The Federal Government has announced they are committing more than $154 million to support vulnerable Australians, including people living with a disability, during the COVID-19 outbreak.
The funding announcement follows the draft plan of a governmental advisory group, tasked with guiding the development and implementation of a COVID-19 response plan for people with a disability, presented to Government last Thursday.
In the joint statement announcing the funding, Minister for Families and Social Services Anne Ruston and Minister for the National Disability Insurance Scheme (NDIS) Stuart Robert said that the $154 million will go towards providing additional support and services across a range of areas.
$90.7 million of the funding boost has been set aside to help support employment and other support services.
Funding will be made available to Australian Disability Enterprises (ADEs) through the Temporary Viability Support program to help organisations transition to new opportunities to create jobs for people with intellectual and cognitive disabilities as the economy recovers.
More than $3 million will extend the Supported Wage System supplementation to the 37 ADEs who currently use the system.
Up to $61 million will be available to Disability Employment Service providers as an advance payment of six weeks on service fees to ensure participants can continue to access support during this time.
The development of a dedicated phone line to provide accessible information, and counselling and outreach services to assist people with disability during COVID-19 has also received $2 million in funding.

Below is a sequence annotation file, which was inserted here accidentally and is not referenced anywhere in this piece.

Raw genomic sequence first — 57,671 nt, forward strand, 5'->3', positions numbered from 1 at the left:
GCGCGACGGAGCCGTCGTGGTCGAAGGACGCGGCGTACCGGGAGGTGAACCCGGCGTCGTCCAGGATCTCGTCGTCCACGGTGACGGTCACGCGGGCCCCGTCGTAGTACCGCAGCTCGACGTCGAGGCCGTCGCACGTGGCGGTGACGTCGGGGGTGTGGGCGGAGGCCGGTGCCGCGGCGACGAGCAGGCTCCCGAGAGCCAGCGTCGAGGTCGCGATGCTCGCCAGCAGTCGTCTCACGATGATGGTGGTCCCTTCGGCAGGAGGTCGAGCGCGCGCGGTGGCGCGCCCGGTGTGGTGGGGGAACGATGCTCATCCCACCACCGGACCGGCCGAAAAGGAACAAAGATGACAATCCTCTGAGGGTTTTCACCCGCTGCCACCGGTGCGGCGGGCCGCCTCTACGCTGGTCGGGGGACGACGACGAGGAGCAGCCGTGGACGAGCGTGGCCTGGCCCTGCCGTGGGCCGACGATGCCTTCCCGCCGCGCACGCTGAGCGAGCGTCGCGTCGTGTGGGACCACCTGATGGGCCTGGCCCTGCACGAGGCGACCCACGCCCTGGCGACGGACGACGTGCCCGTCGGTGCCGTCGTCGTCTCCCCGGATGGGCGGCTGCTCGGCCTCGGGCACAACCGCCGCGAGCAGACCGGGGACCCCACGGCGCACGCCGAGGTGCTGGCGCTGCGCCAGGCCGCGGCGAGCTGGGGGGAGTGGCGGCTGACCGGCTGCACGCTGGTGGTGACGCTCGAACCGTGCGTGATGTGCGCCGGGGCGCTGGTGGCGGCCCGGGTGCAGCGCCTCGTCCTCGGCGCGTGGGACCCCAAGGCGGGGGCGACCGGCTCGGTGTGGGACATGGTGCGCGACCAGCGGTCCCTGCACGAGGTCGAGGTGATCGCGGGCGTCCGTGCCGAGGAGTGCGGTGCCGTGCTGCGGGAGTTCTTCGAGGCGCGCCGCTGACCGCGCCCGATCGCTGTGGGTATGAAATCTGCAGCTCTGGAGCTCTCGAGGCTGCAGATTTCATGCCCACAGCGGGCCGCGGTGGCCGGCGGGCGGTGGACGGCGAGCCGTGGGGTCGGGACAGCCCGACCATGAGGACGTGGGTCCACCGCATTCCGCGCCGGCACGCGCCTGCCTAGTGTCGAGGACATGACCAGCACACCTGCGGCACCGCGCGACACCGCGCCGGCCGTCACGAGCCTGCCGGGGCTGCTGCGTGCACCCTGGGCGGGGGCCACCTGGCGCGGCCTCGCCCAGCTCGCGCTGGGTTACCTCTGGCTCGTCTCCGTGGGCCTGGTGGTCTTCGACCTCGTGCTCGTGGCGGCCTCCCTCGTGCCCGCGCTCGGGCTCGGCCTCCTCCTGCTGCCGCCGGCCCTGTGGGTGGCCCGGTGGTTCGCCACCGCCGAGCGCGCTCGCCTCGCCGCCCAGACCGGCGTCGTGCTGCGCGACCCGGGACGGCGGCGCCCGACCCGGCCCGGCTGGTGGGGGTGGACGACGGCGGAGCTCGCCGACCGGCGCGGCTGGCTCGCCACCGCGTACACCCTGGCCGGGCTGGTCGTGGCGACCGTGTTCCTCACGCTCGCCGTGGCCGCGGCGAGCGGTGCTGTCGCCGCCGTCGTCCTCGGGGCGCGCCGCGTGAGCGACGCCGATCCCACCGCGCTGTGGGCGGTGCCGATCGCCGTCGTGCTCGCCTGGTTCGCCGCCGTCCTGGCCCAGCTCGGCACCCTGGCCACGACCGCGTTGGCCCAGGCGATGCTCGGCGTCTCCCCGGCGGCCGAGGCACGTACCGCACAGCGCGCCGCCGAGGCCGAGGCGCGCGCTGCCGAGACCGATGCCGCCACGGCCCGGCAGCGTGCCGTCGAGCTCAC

The boost to funding is in addition to measures already put in place to assist NDIS participants and providers during the coronavirus pandemic.
Previous measures to support NDIS participants and providers include financial assistance to support the retention of workers, a 10 percent coronavirus loading on some supports, changes to cancellation policies and extending NDIS plans for up to 24 months.
The move to provide additional funding has been welcomed by national peak disability representative organisations (DROs) as a positive first step to supporting people with a disability during COVID-19.
Dwayne Cranfield, Chief Executive Officer of the National Ethnic Disability Alliance on behalf of the DROs says, “Our organisations are of one voice on the priority of support needed for people with disability and all those we represent across Australia, we are very pleased with this announcement.”
However, Mr Cranfield says that they are concerned about the support of ADEs operating during the pandemic and putting people with intellectual disability at risk.
“In terms of Australian Disability Enterprises, we again raise our concerns of their continuing operation during this pandemic, which is not essential, not required and is putting the health, safety and welfare of people with disability, along with non-disabled staff at risk.”
Mr Cranfield says that the Government and peak bodies need to work together to ensure that people with disability are kept front and centre in the thinking for any pandemic responses, especially as issues arise.
Ms Ruston says that “The Government is absolutely committed to working with individuals, service providers, peak bodies and other stakeholders as we respond to the evolving challenges presented by Coronavirus.”
You can learn more about COVID-19 and Disability Support by visiting our dedicated information page.
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